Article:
Genetic research from 2016 showed that the oldest existing human civilization can be linked to one location, with carbon dating pointing to (at least) a 50,000-long existence in Australia. It is now believed that they were the first Homo sapiens “explorers”, who sailed out of Africa and across the ocean.
In light of this new information, researchers have gained new perspectives about Aboriginal culture. One of them is that the culture’s ancient quality and traditional focus on the environment opens up a possibility that actual major geological events have been described in Aboriginal oral tradition and stories.
The Story Of Budj Bim
Budj Bim, formerly known as Mt. Eccles, is an extant volcano and part of the Newer Volcanics Province which stretches through southwestern Victoria, covering an area of 15,000 square kilometers (5,800 sq miles) and featuring 400 shield volcanoes and volcanic vents. They had formed from the Late-Pleistocene to Holocene, making some of them the youngest volcanoes on the continent.
The main features of the landscape around Budj Bim are the Tyrendarra lava flows which stretch towards the sea, forming the area’s trademark wetlands. The wetlands were utilized by local Gunditjmara people to form ancient elaborate stone-walled aquaculture systems that are now recognized by UNESCO as a World Heritage site.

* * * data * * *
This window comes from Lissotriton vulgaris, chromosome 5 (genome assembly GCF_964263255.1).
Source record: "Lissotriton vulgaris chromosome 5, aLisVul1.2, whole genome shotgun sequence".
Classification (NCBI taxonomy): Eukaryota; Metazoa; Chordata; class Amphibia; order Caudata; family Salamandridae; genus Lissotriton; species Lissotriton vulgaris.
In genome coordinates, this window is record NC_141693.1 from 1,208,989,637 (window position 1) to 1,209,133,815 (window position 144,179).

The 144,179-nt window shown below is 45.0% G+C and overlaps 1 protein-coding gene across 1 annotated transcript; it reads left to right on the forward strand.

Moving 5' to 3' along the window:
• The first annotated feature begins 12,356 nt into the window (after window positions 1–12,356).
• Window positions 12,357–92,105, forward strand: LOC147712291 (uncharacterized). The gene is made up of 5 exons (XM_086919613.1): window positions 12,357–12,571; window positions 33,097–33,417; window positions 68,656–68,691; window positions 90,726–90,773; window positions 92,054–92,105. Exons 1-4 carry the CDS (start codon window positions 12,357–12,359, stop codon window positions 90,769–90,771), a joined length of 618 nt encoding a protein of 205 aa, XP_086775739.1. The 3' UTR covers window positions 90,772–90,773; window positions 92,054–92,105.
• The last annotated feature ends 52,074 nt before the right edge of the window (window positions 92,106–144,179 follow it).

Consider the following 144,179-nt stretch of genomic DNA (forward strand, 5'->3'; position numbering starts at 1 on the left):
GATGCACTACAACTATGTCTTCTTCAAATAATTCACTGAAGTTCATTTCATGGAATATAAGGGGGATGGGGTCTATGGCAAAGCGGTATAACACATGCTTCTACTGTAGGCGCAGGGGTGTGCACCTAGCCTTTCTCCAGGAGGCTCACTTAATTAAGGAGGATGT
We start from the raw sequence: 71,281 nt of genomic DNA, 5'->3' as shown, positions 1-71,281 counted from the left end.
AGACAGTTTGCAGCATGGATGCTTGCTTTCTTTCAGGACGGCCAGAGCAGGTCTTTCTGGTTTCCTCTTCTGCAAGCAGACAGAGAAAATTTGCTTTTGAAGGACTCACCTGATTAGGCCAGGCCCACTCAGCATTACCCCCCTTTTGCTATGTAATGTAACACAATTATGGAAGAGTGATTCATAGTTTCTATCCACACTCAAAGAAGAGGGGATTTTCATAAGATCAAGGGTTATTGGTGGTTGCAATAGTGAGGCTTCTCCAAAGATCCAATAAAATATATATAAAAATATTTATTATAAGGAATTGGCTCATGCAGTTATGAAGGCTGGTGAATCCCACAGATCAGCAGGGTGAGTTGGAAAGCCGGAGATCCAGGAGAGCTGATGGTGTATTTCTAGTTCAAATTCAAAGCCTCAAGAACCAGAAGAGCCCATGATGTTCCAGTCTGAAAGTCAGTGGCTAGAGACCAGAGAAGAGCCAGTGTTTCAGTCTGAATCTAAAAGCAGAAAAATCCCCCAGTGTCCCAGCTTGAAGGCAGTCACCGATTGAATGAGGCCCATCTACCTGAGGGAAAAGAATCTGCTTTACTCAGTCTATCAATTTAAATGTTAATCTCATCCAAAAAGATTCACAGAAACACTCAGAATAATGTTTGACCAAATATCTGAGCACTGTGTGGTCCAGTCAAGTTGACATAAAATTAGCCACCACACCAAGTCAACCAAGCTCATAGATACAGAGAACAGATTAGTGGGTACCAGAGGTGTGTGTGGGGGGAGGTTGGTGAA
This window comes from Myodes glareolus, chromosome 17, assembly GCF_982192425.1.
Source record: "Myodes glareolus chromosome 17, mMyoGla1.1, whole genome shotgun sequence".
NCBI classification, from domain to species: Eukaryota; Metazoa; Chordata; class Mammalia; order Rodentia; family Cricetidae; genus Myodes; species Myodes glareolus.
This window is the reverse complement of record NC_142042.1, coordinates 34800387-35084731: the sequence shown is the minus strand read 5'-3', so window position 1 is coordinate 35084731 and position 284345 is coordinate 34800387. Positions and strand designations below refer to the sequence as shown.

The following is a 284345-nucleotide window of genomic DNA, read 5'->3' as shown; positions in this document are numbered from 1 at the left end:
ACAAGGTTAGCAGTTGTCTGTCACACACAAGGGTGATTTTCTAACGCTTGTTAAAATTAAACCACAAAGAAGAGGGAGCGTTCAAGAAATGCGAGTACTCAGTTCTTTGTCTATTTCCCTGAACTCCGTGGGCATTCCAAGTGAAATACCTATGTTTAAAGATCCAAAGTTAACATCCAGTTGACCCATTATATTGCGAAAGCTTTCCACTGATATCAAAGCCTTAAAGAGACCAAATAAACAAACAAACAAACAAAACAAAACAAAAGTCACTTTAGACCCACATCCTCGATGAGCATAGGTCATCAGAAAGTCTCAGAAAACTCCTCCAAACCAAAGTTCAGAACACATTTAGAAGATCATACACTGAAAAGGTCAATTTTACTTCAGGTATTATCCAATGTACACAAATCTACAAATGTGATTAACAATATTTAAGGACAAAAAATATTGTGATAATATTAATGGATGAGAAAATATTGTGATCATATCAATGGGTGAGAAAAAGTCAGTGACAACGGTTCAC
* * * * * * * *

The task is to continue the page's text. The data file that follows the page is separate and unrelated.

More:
Also, Budj Bim is an important mythological figure to Gunditjmara. They believe that Budj Bim, which translates to ‘High Head’, is the landscape feature that outlines their creator, and a part of their central creation myth.
The story goes something like this:
The Great Creator had sent four Creator Beings in the form of giants that appeared in the landscape, in the secret sacred location of the Stony Rises country. Three Beings strode out to other parts of the land, but one crouched in place and transformed to peaks Tappoc, Kolorer and Budj Bim. The Being’s teeth and blood became the lava that spilled over the landscape and created the wetlands. So, the Gunditjmara had witnessed the Creator Being reveal himself.
Is there a connection between myth and geologic history?
Of course, the peaks mentioned in the tale exist in real life and were later called Mt. Napier, Mt. Rouse, and Mt Eccles, respectively, by Western explorers.
Although the creation of myths is sometimes triggered by real historical events, for a long time it was considered almost impossible that this Gunditjmara creation story could have been an actual testimonial of an actual geological event.